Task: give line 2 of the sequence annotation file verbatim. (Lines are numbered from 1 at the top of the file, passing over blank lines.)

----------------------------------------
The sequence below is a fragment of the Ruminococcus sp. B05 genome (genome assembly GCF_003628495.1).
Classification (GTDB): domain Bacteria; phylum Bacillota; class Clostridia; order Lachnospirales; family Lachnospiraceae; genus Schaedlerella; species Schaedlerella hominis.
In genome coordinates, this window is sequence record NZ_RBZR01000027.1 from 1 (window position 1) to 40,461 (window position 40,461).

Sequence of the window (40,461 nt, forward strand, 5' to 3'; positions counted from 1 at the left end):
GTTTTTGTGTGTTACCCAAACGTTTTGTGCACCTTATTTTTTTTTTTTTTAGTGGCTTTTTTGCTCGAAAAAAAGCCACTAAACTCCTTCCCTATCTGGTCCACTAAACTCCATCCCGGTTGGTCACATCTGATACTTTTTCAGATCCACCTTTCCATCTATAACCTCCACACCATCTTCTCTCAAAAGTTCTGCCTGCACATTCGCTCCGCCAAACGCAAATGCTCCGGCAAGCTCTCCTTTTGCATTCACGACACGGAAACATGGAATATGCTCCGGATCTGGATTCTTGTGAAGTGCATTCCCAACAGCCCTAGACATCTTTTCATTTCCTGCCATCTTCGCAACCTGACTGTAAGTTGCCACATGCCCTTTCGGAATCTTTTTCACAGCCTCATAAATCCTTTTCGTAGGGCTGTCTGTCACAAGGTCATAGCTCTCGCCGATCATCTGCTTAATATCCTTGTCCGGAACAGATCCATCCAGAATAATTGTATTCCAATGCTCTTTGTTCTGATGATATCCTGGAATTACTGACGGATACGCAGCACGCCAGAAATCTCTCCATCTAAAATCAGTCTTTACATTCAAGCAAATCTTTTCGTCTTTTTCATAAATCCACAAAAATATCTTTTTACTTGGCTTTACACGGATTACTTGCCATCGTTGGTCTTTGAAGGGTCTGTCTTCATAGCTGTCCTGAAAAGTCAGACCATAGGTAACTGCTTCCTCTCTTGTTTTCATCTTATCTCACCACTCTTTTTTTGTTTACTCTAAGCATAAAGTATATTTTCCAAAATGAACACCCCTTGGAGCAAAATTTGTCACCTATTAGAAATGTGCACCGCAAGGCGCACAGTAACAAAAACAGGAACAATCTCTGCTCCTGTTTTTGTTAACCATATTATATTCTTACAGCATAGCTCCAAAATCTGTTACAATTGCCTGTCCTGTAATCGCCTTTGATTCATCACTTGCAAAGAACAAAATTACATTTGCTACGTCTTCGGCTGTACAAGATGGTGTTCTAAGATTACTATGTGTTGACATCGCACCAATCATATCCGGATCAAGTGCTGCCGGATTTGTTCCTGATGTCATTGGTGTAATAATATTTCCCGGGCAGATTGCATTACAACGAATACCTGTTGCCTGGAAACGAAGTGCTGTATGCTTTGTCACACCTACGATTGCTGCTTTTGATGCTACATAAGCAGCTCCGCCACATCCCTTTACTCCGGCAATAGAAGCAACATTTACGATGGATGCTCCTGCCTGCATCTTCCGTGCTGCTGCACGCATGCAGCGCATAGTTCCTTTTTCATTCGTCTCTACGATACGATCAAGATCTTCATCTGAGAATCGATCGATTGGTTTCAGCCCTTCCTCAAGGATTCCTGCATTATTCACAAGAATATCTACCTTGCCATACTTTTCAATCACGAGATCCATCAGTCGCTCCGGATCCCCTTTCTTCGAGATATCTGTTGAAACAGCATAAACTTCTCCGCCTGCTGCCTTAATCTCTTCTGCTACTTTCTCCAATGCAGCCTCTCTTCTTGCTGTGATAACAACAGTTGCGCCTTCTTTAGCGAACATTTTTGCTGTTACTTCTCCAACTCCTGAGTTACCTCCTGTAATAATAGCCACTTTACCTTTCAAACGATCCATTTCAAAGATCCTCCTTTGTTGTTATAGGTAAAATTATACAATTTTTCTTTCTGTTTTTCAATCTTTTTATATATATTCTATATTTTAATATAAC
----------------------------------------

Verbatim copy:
Classification (GTDB): domain Bacteria; phylum Bacillota; class Clostridia; order Lachnospirales; family Lachnospiraceae; genus Schaedlerella; species Schaedlerella hominis.